(d) a dicarboxylic acid with from 6 to 10 carbon atoms in the molecule plus the equimolecular amount of a diamine of the formula H NXNH wherein X is an aliphatic diradical with from 2 to 10 carbon atoms;

(C) 15 to 70 parts by weight of one of the polyamideforming materials listed under (B) which is different from the one used under (B).

9. Process which comprises finishing leather with a softener-free solution in a 1 to 4 carbon atom alcohol, of a polyamide of which the polyamide-forming stock contains the following components:

(A) 15 to 70 parts by weight of a dicarboxylic acid of the formula CH-R CH-R 91 C O OH wherein one of the R stands for H and the other R stands for COOH, plus the equirnolecular amount of a diamine of the formula H N-XNH (B) 15 to 70 parts by weight of at least one polyamideforming material selected from the group consisting of (a) caprolactam,

(b) capryllactam,

(c) oenanthlactam, and

(d) a dicarboxylic acid with from 6 to 10 carbon atoms in the molecule plus the equimolecular amount of a diamine of the formula H NXNH wherein X is an aliphatic diradical with from 2 to 10 carbon atoms;

(C) 15 to 70 parts by weight of one of the polyamideforming materials listed under (B) which is different from the one used under (B);

(D) 15 to 70 parts by weight of one of the polyamideforming materials listed under (B) which is different 9 from any of the polyamide-forming materials used under (B) and (C).

10. Finished leather including an adherent protective coating of a dried softener-free solution in a 1 to 4 carbon atom alcohol, of a polyamide obtained from the following components:

'(A) 15 to 85 parts by weight of an aliphatic dicarboxylic acid with from 6 to 12 carbon atoms between the carboxylic acid groups and an aliphatic side chain of from 7 to 10 carbon atoms plus the equimolecular amount of a diamine of the formula H NXNH wherein X is a diradical with from 2 to 10 carbon atoms;

(B) 85 to parts by weight of at least one polyam-ide forming material selected from the group consisting of (a) caprolactam,

(b) capryllactam,

(c) oenanthlactam, and

(d) a dicarboxylic acid with from 6 to 10 carbon atoms in the molecule plus the equimolecular amount of a diamine of the formula H NXNH wherein X is a diradical with from 2 to 10 carbon atoms.

11. The process of finishing leather as defined in claim 10 1 wherein said solution contains a diluent selected from the class consisting of aliphathic carboxylic acid esters of l to 6 carbon atom alcohols, acetone, methylethyl ketone, glycerol, and ethylene glycol diethyl ether.

12. The process which comprises finishing leather having a nitrocellulose bottoming layer, with a solution consisting of a polyami-de dissolved in a mixture of parts of ethyl alcohol, 16 parts of isopropyl alcohol and 30 parts of butyl acetate, in parts by weight, said polyarnide being formed from of a salt of 1octy1- nonane dicarboxylic acid-(1,9) and 4,4'-diaminodicycloheXylmeth-ane, 20% of 'caprylic 'lactam, and 20% of hexamethylene diamine adipate, in percentages by weight.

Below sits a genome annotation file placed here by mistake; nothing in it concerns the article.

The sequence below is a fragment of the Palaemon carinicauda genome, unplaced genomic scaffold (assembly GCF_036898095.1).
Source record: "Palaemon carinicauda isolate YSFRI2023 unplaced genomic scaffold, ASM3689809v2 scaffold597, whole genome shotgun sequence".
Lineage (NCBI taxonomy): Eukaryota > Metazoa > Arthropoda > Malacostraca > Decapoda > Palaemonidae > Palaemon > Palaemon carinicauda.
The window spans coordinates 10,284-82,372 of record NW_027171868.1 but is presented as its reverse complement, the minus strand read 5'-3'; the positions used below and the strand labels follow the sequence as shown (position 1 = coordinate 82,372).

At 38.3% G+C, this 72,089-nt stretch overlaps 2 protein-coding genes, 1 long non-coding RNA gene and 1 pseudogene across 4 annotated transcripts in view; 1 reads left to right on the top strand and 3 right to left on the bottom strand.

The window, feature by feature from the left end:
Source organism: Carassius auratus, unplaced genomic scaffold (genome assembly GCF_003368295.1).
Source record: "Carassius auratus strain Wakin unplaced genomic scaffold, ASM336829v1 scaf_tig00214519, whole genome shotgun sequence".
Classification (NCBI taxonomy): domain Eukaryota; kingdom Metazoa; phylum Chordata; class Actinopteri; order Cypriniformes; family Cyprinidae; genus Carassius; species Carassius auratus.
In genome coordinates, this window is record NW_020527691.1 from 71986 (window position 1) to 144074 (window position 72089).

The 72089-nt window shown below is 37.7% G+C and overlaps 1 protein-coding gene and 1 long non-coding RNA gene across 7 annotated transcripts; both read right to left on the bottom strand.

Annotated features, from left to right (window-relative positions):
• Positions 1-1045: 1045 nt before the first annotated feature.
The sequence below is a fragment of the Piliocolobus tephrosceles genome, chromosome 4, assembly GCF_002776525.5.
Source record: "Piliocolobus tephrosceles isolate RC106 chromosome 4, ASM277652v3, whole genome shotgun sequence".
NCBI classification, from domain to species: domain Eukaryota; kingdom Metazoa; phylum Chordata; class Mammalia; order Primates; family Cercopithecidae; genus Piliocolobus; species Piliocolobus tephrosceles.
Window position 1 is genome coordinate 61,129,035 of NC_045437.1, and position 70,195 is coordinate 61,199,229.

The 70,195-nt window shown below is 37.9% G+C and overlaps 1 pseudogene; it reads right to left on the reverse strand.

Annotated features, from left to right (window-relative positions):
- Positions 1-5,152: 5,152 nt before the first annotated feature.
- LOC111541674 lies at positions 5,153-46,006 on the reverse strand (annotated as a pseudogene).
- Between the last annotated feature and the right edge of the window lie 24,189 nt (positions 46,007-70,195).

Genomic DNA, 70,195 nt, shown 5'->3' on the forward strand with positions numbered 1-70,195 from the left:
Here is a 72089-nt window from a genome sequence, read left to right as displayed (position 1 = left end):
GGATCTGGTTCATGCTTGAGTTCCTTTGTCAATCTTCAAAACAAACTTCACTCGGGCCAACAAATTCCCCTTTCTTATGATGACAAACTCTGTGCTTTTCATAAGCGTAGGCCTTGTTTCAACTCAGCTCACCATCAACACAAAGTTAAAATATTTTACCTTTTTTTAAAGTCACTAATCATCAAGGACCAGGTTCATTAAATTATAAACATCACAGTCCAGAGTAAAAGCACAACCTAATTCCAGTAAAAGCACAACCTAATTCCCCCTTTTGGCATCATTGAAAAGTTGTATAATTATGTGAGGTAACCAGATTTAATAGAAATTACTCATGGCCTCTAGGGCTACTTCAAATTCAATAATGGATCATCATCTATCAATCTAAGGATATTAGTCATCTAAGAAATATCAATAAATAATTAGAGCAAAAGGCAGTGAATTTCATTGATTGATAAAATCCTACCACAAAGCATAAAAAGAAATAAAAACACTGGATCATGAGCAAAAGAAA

References Cited in the file of this patent UNITED STATES PATENTS 2,302,332 Leekley Nov. 17, 1942 2,372,090 Kirkpatrick Mar. 20, 1945 2,714,097 Watson et 'al. July 26, 1955 2,756,257 Stamatofi July 24, 1956 2,769,733 Pool Nov. 6, 1956

Patent Citations
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US2372090 *Jan 28, 1942Mar 20, 1945Du PontProduction of higher molecular weight dicarboxylic acids
US2714097 *Nov 27, 1951Jul 26, 1955Du PontAqueous dispersions of n-alkoxymethylpolyhexamethylene adipamides and their application
US2756257 *May 10, 1954Jul 24, 1956Du PontProcess for preparing compositions from 6-caprolactam and hexamethylene diamine
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Referenced by
Citing PatentFiling datePublication dateApplicantTitle
US3274023 *Jul 25, 1960Sep 20, 1966Swift & CoScuff resistant leather
US3484272 *Oct 10, 1966Dec 16, 1969Iws Nominee Co LtdProcess for coating a substrate of keratinous fibers with polyamide
US3537871 *Nov 24, 1967Nov 3, 1970Kaneko TadayoImitation leather
US3537880 *Jan 31, 1967Nov 3, 1970Fmc CorpHeat-bondable fibers
US3992559 *Aug 31, 1973Nov 16, 1976Polymark LimitedHeat sealable labels
US4295383 *Nov 11, 1977Oct 20, 1981W. R. Grace & Co.Variable speed drive
US4697757 *Mar 10, 1986Oct 6, 1987Okashiro Sangyo Kabushiki KaishaSleeve to be attached to the reel on a winding or rewinding machine
Classifications
U.S. Classification428/473, 528/330, 528/323, 528/349, 528/324, 528/331, 428/474.4
International ClassificationC14C11/00
Cooperative ClassificationC14C11/003
European ClassificationC14C11/00B